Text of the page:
Graph coloring heuristics from investigation of smallest hard to color graphs

Publication Year:
2000
Usage 102
Downloads 61
Abstract Views 41
Repository URL:
https://scholarworks.rit.edu/theses/660
Author(s):
Radin, Andrew
Tags:
Coloring heuristics; Computer science; Optimal coloring
thesis / dissertation description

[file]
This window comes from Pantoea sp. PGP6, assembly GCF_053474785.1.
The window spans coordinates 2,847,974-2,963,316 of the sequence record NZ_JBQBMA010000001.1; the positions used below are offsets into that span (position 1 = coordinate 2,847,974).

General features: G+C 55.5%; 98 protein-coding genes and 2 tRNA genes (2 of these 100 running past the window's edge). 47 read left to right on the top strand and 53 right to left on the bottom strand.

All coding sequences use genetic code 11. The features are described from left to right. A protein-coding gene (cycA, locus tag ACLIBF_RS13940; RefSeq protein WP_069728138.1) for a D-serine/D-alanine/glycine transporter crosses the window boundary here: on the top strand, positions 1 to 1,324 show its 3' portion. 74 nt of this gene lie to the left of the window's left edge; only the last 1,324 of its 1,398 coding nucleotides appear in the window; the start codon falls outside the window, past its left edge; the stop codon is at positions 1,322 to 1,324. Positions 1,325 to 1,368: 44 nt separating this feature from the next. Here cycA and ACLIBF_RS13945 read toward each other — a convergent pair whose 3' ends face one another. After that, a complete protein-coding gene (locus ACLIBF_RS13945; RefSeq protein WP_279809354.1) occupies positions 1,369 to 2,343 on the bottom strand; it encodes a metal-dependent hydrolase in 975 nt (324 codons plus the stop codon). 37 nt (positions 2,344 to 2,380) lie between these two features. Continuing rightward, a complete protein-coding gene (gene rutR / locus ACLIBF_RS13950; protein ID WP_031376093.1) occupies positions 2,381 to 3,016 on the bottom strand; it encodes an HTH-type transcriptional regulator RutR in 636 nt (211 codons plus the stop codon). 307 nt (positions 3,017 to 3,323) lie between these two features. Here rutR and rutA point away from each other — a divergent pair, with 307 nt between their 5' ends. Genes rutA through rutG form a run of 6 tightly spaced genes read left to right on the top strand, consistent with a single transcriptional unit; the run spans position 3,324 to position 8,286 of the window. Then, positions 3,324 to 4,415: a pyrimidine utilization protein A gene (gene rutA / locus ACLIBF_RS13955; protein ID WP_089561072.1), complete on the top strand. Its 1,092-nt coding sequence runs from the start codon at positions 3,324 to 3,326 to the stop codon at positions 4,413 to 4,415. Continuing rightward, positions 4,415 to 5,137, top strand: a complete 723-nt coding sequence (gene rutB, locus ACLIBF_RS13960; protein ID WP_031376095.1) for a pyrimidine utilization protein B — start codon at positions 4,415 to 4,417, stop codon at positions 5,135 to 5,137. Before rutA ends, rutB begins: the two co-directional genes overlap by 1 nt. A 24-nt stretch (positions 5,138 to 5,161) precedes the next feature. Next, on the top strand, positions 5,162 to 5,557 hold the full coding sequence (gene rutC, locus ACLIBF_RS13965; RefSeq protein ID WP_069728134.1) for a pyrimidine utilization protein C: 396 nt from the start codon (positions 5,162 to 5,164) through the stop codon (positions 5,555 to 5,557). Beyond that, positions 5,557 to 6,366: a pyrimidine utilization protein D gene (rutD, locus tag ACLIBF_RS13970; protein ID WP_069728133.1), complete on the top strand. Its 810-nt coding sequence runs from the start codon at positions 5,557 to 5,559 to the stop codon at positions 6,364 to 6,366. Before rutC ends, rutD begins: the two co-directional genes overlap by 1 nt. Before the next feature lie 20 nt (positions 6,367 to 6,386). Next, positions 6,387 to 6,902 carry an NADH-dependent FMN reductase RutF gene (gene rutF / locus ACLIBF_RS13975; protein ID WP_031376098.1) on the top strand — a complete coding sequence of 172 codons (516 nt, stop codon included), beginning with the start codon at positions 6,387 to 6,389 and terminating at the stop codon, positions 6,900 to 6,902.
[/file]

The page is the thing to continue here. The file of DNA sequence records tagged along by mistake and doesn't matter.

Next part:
Vertex coloring of graphs is an NP-complete problem. No polynomial time algorithm is known to color graphs optimally. The best we can do to handle vertex coloring of graphs is to create heuristics which provide a guess as to an optimal coloring. This thesis examines a number of known vertex coloring heuristics, and compares their performance to a brute-force optimal coloring. These comparisons are made for relatively small graphs with low numbers of vertices. The behaviors of the existing heuristics is examined to aid in the creation of new heuristics. The new heuristics are compared against the existing heuristics for both all small (n < 12) and relatively large random graphs. The result of this thesis is two new graph coloring heuristics. The first heuristic, the so called double interchange, provides the best coloring performance of the heuristics studied for small, connected graphs. The second heuristic, the annealing interchange, provides the best coloring performance of the heuristics studied for larger, random graphs.